When Mueller let Russian spies walk

Before he leaves the public stage, former special prosecutor Robert Mueller should be asked why he let Russian spies go free.

Lawmakers should compare then-special prosecutor Mueller’s extraordinary, relentless aggressiveness to find Russian collusion in the 2016 elections with Mueller’s conduct as FBI director.

Mueller prematurely shut down Hanssen probe

When Mueller started his term as FBI director in 2001, the Bureau was reeling from its worst (known) spy penetration after the arrest of senior FBI agent Robert P. Hanssen. Mueller prematurely shut down the FBI’s internal Hanssen investigation within a year. He never publicly revealed why. The FBI claimed it was satisfied that Hanssen had fully cooperated with the damage assessment. But the interagency Hanssen Damage Assessment Team, led by the CIA, was not. Neither was the Department of Justice’s Office of Inspector General, which had its own investigation with a prescription of things the FBI needed to fix.

Mueller terminated the investigations into the extent of Hanssen’s destruction within the FBI and across the national security community because, as the former director of the Hanssen Damage Assessment Team, Paul Redmond, told me in 2003, “the Bureau didn’t want to know.”

It was an internal coverup of the FBI’s own sloppiness. Five years after Hanssen’s conviction, in 2007, the Justice Department Office of Inspector General found that “the FBI has still not fully implemented some of the most important recommendations” of the OIG’s 2002 report. “In addition, the FBI’s progress in several areas has been uneven and in others requires further attention.”

Cronyism at the top

Under Mueller’s leadership, the FBI continued to protect the cronyism of the inner circle. Mueller added layers of bureaucracy that distanced the leadership from the crucial work of the FBI field offices nationwide and posts around the world. Agents working cases found it harder and harder to get top-level approval. Mueller’s new centralized bureaucracy quickly earned a reputation as a promotion ground for agents who went along with the leadership.

Despite adding all that bureaucracy, Mueller didn’t follow up on some of the Justice Department’s most important points. The Justice OIG reported in 2007 that the FBI had not even bothered to implement a 2002 recommendation to create “a central repository to receive, collect, store, and analyze derogatory information concerning FBI employees.”

Visibly disturbed agents like Hanssen had received promotion after promotion, becoming spy hunters themselves while betraying their country. The repository would have flagged agents and analysts for unprofessional behavior that could lead to treason or abuse of power.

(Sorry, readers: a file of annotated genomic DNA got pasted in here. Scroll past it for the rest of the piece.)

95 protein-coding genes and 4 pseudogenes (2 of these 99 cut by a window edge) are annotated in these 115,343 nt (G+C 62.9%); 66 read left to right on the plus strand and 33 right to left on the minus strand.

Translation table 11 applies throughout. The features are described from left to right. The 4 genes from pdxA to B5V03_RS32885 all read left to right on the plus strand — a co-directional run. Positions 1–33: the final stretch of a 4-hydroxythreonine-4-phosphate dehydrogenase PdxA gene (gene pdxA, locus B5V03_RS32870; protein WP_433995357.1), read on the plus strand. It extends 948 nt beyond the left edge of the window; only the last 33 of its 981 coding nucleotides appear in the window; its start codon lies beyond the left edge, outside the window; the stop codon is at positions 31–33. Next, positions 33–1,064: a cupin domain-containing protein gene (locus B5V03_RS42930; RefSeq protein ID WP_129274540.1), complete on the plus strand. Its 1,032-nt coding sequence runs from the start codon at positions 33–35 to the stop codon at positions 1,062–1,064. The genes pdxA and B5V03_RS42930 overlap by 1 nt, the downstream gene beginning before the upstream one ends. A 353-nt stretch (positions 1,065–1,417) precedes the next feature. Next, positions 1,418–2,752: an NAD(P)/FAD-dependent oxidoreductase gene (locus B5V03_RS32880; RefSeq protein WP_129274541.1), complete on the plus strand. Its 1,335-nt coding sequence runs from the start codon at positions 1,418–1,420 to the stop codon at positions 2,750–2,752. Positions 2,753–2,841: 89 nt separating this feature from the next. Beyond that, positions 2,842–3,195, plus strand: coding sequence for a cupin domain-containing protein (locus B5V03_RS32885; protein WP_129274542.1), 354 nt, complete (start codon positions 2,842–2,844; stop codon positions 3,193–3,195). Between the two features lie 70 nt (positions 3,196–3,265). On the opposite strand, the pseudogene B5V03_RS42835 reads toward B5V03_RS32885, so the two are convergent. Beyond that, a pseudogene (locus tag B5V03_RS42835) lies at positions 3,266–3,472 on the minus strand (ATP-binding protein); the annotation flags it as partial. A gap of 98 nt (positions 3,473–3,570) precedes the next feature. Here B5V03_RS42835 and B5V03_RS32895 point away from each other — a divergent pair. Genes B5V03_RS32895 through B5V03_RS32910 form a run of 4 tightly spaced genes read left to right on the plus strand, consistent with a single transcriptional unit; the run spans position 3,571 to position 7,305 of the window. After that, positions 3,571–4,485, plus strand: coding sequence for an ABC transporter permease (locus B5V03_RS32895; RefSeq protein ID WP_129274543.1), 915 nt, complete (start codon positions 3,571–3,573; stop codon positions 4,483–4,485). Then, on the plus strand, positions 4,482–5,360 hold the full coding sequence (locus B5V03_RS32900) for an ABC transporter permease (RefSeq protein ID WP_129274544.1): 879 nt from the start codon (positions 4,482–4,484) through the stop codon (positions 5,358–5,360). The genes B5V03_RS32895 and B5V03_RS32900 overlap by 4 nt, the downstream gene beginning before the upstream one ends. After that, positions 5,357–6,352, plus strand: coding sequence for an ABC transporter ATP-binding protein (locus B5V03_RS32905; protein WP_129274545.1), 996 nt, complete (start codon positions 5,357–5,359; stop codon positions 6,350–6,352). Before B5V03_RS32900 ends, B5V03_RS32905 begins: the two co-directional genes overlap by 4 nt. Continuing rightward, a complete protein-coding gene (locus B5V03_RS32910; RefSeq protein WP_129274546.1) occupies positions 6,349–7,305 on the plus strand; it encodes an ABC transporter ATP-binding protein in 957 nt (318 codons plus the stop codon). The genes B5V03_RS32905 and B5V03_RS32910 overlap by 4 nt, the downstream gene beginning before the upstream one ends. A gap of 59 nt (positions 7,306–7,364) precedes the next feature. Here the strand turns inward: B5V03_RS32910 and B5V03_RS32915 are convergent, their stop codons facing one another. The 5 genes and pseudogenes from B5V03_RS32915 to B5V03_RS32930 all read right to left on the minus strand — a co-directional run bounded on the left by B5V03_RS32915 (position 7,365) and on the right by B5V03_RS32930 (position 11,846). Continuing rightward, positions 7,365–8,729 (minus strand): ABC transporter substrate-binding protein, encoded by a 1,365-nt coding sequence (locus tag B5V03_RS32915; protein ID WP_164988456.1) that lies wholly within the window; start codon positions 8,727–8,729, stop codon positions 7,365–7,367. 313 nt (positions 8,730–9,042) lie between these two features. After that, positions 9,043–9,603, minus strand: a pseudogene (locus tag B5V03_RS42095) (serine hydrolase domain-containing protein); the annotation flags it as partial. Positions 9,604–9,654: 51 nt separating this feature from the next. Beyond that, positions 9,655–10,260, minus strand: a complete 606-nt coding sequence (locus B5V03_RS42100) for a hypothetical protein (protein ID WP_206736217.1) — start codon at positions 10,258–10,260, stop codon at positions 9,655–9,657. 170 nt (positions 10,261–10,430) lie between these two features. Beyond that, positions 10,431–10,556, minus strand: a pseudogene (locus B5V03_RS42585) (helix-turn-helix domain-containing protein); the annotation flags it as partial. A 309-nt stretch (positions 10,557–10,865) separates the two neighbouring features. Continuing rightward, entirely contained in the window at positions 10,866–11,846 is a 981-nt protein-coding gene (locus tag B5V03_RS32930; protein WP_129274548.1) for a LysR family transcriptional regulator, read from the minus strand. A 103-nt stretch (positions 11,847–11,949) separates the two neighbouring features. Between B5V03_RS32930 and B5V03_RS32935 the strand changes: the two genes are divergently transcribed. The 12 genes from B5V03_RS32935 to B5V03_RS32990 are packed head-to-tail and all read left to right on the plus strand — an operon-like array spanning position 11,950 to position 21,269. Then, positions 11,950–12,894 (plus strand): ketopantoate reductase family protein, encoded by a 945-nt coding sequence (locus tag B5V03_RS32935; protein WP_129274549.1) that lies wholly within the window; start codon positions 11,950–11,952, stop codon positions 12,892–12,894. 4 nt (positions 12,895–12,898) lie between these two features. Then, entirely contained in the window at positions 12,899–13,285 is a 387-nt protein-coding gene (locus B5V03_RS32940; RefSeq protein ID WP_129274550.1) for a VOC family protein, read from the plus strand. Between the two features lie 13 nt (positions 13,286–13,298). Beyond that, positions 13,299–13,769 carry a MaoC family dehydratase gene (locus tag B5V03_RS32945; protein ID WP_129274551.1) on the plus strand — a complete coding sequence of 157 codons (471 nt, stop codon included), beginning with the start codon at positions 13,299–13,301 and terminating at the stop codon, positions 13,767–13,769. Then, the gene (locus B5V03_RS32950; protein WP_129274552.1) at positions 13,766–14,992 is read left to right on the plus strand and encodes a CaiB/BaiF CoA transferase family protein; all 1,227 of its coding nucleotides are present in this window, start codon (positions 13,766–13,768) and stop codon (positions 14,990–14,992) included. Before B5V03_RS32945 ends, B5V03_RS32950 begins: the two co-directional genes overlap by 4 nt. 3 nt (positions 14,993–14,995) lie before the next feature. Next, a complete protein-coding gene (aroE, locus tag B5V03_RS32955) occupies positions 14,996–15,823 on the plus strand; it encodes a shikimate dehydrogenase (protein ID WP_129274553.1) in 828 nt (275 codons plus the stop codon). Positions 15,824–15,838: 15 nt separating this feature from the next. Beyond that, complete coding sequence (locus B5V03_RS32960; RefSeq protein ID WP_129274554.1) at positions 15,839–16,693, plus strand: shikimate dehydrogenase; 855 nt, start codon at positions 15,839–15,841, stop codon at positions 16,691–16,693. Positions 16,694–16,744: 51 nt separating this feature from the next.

Somehow none of it became a scandal, and nobody was held accountable.

Brilliant counterintelligence operation underway

At the same time, the FBI was secretly running a brilliant counterintelligence operation against a deep-cover Russian spy network that stretched from Boston to Washington, DC.

The operation, called Ghost Stories, had begun before Mueller arrived at the FBI. Among the spies was Anna Vasilyevna Kushchyenko, an attractive 28 year-old Russian intelligence officer known by her American alias Anna Chapman.

The network of at least 11 highly trained Russian officers, who posed as American citizens living normal lives, was a priceless treasure for the FBI and the nation. Brought out to its logical conclusion as a strategic cooptation of Russian espionage, the FBI’s Ghost Stories operation could have manipulated that network of “illegals” back against Moscow for decades.

With patience and strategic vision, the FBI could have penetrated the heart of Russian intelligence, and even the Putin regime itself, feeding both with quality disinformation and creating provocations that would have upturned Russian operations in the United States for a generation.

Mueller shut down the operation while Bill Clinton was in Moscow

Instead, Mueller agreed to shut down Ghost Stories and return the spies to Putin. He publicly went along with a political decision to expose the FBI’s knowledge of a colossal strategic counterintelligence victory for the United States.

In so doing, Mueller destroyed any hopes of permanently hijacking an elaborate Russian espionage operation back against the Kremlin.

With Attorney General Eric Holder supervising criminal complaints on relatively minor charges, the FBI arrested the spies on June 27, 2010.

Literally as FBI agents were making the arrests, former president Bill Clinton was on his way to Moscow to make June 29 a speech for which a Kremlin-affiliated bank would pay him $500,000. On that same visit, Clinton met with Vladimir Putin at his home.

Secretary Hillary Clinton had been blocking Magnitsky sanctions on Russian figures tied to Putin. She would later try to stop reports that her opposition was because of the $500,000 payment from the Russian bank, which was allegedly tied to fraud that triggered the sanctions.